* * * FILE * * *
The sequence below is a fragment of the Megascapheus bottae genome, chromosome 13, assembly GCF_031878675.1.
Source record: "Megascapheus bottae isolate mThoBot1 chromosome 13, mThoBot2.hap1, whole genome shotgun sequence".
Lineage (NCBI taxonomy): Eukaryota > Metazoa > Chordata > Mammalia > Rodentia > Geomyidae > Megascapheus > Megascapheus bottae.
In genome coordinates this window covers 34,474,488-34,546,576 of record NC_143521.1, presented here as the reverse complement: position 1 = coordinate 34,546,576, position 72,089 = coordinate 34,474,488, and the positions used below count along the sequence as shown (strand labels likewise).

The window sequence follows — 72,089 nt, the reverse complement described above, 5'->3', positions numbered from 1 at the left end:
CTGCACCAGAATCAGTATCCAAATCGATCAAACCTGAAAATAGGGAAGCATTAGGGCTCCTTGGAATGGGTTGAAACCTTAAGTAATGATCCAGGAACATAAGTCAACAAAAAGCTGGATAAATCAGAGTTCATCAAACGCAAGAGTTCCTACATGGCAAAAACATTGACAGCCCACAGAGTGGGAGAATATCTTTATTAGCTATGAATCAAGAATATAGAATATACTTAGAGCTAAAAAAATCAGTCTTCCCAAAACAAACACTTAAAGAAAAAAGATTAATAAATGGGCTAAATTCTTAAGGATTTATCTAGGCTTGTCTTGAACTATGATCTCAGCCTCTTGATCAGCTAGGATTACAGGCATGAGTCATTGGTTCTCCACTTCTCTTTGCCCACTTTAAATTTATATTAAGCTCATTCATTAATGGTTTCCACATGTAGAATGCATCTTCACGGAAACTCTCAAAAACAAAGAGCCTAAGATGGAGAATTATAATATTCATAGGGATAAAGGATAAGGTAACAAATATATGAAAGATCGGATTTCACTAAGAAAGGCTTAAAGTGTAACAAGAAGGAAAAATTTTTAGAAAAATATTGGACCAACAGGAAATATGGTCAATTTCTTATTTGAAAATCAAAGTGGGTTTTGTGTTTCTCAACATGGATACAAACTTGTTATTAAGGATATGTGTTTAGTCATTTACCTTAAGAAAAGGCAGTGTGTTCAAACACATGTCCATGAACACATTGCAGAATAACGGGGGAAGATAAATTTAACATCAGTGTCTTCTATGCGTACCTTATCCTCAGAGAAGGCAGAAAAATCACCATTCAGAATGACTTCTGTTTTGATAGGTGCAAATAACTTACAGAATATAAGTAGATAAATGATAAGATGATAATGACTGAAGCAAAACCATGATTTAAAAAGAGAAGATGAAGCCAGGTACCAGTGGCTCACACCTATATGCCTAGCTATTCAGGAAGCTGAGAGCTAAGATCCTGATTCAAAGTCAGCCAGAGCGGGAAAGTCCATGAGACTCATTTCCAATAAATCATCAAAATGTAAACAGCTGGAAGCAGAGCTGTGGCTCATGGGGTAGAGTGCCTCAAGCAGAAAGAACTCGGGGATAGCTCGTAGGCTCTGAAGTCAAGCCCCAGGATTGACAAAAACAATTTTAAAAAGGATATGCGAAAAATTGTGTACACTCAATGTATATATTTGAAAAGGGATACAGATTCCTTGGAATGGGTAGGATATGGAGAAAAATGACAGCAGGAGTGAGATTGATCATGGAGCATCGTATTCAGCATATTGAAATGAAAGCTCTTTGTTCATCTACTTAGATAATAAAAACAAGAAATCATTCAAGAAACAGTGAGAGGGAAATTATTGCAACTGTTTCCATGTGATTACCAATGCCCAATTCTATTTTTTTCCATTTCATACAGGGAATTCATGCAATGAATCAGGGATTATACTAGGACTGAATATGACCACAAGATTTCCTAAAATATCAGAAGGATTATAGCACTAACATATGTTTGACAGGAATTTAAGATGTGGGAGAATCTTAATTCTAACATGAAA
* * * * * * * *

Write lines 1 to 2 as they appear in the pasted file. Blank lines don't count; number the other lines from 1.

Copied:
The sequence below is a fragment of the Megascapheus bottae genome, chromosome 13, assembly GCF_031878675.1.
Source record: "Megascapheus bottae isolate mThoBot1 chromosome 13, mThoBot2.hap1, whole genome shotgun sequence".